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Case Study 1: Volleyball

Kevin Roberts spoke to FIVB (International Volleyball Federation) Secretary General Fernando Lima about why a culture of innovation looks set to be the hallmark of Dr. Ary Graça’s presidency.

Dr. Ary Graça took the presidency of the FIVB in 2012, pledging to focus on innovation across all areas of the sport. They were not empty words.

Last year’s Men’s World Championship in Poland reflected Graça’s willingness to do things differently. The opening match dispensed with tradition and was played in a packed national football stadium where more than 60,000 were treated not only to a home team victory, but the sort of sport-meets-showbiz extravaganza usually associated with American football’s showpiece Super Bowl.

According to FIVB secretary general Fernando Lima, the spectacular and lavish opening set the tone for the entire tournament, adding that more than 600,000 tickets were sold and fans from across three generations came, often together as families.

“For us, that consolidated our vision that volleyball can succeed in becoming the number one-sport in family entertainment in the world,” he says. “Poland has a unique relationship with the sport, and was a great host of the event. We are now looking forward to the next two Olympic Games in Brazil and Japan, two massive markets for volleyball.”

Lima, whose background is in sports TV with Brazil’s TV Globo, where he was sports director for 17 years, says the focus on innovation championed by the FIVB president is driving fresh-thinking across every area of the federation’s operations, most importantly in helping live and TV audiences understand and enjoy the sport better.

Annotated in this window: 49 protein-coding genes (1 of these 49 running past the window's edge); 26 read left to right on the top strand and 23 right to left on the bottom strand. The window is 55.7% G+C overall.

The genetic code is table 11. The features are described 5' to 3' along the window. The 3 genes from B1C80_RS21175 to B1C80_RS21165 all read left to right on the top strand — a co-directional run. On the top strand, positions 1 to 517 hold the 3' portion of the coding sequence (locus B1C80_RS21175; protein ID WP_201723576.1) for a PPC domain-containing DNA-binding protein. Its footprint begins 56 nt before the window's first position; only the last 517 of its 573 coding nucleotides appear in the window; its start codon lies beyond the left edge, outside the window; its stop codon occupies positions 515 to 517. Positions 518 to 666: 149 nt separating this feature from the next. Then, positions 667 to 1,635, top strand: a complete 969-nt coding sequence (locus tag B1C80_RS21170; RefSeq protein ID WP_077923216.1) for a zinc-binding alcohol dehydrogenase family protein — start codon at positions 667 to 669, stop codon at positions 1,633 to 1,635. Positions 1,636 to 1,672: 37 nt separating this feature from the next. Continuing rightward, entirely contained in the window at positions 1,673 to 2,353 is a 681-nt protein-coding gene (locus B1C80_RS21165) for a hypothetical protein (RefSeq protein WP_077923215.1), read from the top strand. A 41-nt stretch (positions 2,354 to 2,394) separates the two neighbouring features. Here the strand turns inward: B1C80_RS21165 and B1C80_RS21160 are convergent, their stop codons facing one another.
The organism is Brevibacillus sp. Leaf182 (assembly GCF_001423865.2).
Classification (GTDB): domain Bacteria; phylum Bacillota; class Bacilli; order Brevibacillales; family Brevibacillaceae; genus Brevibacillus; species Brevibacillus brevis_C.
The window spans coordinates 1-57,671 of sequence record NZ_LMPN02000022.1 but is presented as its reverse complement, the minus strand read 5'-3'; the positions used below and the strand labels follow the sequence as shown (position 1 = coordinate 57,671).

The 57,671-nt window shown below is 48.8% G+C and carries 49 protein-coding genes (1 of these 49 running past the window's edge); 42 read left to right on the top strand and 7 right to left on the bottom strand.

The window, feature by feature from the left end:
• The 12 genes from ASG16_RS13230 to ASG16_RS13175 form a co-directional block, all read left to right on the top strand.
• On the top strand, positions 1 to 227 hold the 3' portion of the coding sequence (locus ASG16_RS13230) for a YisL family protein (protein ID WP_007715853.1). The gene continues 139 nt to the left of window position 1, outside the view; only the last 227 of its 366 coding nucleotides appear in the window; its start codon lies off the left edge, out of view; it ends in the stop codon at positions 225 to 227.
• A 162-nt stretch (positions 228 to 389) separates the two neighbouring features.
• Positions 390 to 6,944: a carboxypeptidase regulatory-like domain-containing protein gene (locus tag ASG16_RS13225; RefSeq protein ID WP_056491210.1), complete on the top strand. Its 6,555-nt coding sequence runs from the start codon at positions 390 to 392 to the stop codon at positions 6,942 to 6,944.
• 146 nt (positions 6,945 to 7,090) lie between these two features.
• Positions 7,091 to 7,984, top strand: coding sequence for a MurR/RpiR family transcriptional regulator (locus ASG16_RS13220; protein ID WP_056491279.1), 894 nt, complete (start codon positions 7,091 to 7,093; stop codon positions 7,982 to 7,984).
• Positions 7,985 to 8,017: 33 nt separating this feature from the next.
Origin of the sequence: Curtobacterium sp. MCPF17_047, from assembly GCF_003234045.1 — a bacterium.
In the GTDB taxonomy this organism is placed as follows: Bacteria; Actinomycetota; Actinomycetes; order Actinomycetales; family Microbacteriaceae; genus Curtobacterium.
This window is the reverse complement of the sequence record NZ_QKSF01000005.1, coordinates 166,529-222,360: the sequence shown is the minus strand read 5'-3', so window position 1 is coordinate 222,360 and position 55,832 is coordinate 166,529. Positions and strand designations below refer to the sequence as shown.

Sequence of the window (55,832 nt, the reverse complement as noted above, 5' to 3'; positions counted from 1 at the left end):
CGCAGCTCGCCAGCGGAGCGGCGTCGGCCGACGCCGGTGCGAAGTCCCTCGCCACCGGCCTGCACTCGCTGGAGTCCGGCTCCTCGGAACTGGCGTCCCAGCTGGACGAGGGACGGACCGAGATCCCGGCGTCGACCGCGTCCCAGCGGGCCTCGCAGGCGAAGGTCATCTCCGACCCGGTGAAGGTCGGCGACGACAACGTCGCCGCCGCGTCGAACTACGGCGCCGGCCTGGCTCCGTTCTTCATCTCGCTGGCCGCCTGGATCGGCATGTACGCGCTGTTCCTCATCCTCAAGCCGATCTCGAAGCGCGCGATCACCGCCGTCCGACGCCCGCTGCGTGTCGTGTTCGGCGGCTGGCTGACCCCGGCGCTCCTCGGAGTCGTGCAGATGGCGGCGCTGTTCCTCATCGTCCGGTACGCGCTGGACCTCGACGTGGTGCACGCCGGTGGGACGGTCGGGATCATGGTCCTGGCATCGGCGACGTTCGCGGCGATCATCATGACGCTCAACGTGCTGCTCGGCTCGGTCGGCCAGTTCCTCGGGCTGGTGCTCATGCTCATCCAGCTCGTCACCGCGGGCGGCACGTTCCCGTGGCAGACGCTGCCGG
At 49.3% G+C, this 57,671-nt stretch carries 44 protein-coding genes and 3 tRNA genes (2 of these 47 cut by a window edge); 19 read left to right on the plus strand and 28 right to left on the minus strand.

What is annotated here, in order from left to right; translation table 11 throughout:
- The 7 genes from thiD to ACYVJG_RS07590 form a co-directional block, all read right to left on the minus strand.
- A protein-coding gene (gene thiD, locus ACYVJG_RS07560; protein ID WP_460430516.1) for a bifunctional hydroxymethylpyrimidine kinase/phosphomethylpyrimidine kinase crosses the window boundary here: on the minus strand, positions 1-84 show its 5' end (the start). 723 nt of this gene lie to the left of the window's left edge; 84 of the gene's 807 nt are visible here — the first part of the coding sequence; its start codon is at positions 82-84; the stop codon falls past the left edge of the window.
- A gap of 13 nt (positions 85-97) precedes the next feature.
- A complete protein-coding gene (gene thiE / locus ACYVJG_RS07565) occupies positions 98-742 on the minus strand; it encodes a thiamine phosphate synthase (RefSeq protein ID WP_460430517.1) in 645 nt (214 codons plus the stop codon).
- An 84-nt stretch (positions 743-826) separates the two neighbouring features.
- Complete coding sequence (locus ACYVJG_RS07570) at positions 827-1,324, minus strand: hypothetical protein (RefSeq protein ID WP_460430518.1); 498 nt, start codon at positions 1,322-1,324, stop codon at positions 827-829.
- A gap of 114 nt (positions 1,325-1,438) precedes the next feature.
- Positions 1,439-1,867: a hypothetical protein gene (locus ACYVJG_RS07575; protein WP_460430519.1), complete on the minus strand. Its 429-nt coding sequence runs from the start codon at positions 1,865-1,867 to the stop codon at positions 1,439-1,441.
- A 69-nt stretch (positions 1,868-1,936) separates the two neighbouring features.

A revolutionary LED net, which allows match information and even sponsor messages to be shown during breaks in play, is just one example of where Graça’s “challenge to innovate” is leading the sport.

“The net has been developed from an original concept and we have improved its resolution and quality since the earliest version. It has been tested in the top Belgian league and I expect it to be launched as early as this month (April) once those tests are complete,” Lima says. “I am sure other sports will look at this idea and follow us, but the fact is, we are ahead.

“We are looking at everything; even the colour of the court itself, with a view to better differentiate the front and back zones for viewers. We are also considering introducing a system that will track players and the ball and provide information about the number of touches in a rally, player movement, the speed of the ball in different phases of the rally and the time lapse between serves and spike. This will be a mass of data that hasn’t been available before, and will satisfy the curiosity of young fans.”

Unsurprisingly, for a man steeped in TV, Lima believes improving video output and capturing the sport’s great moments for posterity are key opportunities for the federation and its major tournaments.

“Unfortunately, volleyball has a very sparse visual history because no attention was paid to it for years,” he adds. “Modern technology allows us to correct that and we are determined to make the best of the sport available.

“Long rallies are precious in volleyball, they are like goals in football or home runs in baseball. Our goal is to capture great rallies and share them with fans around the world. We want new ways of showing the best shots so we can share things with the public that they haven’t been able to enjoy to date.

“These are exciting times for all forms of men’s and women’s volleyball, and our new partnership with Red Bull and one of the sport’s most important promoters is an indication of the progress we are making.

“Volleyball can go shoulder-to-shoulder with other major sports, though growth in new markets takes time. In Brazil, for example, it took 35 years to grow the sport to where it is today.” 

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